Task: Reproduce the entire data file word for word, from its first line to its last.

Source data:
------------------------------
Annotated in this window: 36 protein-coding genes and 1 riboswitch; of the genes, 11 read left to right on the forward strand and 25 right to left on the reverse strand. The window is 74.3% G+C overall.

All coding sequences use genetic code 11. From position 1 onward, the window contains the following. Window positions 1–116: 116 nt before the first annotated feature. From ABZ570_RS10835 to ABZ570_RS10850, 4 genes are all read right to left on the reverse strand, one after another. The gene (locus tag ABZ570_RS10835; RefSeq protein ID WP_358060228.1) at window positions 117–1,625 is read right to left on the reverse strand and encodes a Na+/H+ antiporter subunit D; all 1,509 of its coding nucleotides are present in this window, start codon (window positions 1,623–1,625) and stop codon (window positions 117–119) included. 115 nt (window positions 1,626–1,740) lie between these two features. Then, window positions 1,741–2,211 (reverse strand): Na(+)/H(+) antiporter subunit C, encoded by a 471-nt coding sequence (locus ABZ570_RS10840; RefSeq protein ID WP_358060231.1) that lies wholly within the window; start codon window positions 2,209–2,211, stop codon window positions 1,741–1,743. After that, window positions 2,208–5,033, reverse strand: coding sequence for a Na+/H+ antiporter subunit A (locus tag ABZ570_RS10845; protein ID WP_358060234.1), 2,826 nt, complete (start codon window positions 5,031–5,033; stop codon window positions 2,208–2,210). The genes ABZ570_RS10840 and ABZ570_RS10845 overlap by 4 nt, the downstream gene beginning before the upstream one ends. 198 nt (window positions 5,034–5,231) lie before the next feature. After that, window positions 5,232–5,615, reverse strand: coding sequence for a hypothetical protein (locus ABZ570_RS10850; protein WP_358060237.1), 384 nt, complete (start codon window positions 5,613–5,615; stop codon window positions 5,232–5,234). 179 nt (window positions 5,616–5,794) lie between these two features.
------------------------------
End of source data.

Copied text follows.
Annotated in this window: 36 protein-coding genes and 1 riboswitch; of the genes, 11 read left to right on the forward strand and 25 right to left on the reverse strand. The window is 74.3% G+C overall.

All coding sequences use genetic code 11. From position 1 onward, the window contains the following. Window positions 1–116: 116 nt before the first annotated feature. From ABZ570_RS10835 to ABZ570_RS10850, 4 genes are all read right to left on the reverse strand, one after another. The gene (locus tag ABZ570_RS10835; RefSeq protein ID WP_358060228.1) at window positions 117–1,625 is read right to left on the reverse strand and encodes a Na+/H+ antiporter subunit D; all 1,509 of its coding nucleotides are present in this window, start codon (window positions 1,623–1,625) and stop codon (window positions 117–119) included. 115 nt (window positions 1,626–1,740) lie between these two features. Then, window positions 1,741–2,211 (reverse strand): Na(+)/H(+) antiporter subunit C, encoded by a 471-nt coding sequence (locus ABZ570_RS10840; RefSeq protein ID WP_358060231.1) that lies wholly within the window; start codon window positions 2,209–2,211, stop codon window positions 1,741–1,743. After that, window positions 2,208–5,033, reverse strand: coding sequence for a Na+/H+ antiporter subunit A (locus tag ABZ570_RS10845; protein ID WP_358060234.1), 2,826 nt, complete (start codon window positions 5,031–5,033; stop codon window positions 2,208–2,210). The genes ABZ570_RS10840 and ABZ570_RS10845 overlap by 4 nt, the downstream gene beginning before the upstream one ends. 198 nt (window positions 5,034–5,231) lie before the next feature. After that, window positions 5,232–5,615, reverse strand: coding sequence for a hypothetical protein (locus ABZ570_RS10850; protein WP_358060237.1), 384 nt, complete (start codon window positions 5,613–5,615; stop codon window positions 5,232–5,234). 179 nt (window positions 5,616–5,794) lie between these two features.